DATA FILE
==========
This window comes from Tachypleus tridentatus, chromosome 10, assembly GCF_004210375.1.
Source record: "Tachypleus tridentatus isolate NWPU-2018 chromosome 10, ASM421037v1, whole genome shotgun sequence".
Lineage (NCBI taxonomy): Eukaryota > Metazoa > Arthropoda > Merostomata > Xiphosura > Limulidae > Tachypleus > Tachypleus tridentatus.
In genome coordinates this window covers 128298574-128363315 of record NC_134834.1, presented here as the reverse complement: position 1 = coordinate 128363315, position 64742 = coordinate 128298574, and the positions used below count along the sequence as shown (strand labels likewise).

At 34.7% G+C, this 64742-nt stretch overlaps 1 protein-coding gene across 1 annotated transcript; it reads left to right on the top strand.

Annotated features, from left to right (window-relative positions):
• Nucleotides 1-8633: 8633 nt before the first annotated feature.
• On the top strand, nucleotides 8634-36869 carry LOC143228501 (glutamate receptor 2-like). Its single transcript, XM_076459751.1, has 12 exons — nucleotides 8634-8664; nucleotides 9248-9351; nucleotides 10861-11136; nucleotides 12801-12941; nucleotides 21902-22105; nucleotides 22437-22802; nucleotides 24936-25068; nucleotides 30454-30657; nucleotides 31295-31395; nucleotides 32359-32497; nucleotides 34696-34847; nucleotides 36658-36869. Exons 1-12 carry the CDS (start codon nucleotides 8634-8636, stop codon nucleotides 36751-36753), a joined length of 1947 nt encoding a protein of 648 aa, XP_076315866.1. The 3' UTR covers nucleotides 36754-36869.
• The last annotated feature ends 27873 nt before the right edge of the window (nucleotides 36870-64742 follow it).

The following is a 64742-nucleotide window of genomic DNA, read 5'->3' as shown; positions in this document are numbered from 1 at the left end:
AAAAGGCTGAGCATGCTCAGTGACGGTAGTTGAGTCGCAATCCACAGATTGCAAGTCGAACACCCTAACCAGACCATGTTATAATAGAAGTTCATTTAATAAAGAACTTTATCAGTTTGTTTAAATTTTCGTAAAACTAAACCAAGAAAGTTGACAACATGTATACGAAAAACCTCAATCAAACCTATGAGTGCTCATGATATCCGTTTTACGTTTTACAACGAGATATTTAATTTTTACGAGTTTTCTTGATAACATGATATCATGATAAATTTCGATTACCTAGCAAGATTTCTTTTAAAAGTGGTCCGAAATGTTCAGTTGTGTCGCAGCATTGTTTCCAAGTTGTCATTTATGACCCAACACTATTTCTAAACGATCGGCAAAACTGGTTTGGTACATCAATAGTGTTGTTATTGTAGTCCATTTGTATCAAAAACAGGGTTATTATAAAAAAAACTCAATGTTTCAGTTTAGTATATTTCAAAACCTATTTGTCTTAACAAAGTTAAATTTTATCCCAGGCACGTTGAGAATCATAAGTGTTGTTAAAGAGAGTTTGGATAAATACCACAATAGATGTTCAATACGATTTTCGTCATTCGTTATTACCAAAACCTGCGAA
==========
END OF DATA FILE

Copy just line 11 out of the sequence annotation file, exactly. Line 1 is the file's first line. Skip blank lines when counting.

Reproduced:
AAAAGGCTGAGCATGCTCAGTGACGGTAGTTGAGTCGCAATCCACAGATTGCAAGTCGAACACCCTAACCAGACCATGTTATAATAGAAGTTCATTTAATAAAGAACTTTATCAGTTTGTTTAAATTTTCGTAAAACTAAACCAAGAAAGTTGACAACATGTATACGAAAAACCTCAATCAAACCTATGAGTGCTCATGATATCCGTTTTACGTTTTACAACGAGATATTTAATTTTTACGAGTTTTCTTGATAACATGATATCATGATAAATTTCGATTACCTAGCAAGATTTCTTTTAAAAGTGGTCCGAAATGTTCAGTTGTGTCGCAGCATTGTTTCCAAGTTGTCATTTATGACCCAACACTATTTCTAAACGATCGGCAAAACTGGTTTGGTACATCAATAGTGTTGTTATTGTAGTCCATTTGTATCAAAAACAGGGTTATTATAAAAAAAACTCAATGTTTCAGTTTAGTATATTTCAAAACCTATTTGTCTTAACAAAGTTAAATTTTATCCCAGGCACGTTGAGAATCATAAGTGTTGTTAAAGAGAGTTTGGATAAATACCACAATAGATGTTCAATACGATTTTCGTCATTCGTTATTACCAAAACCTGCGAA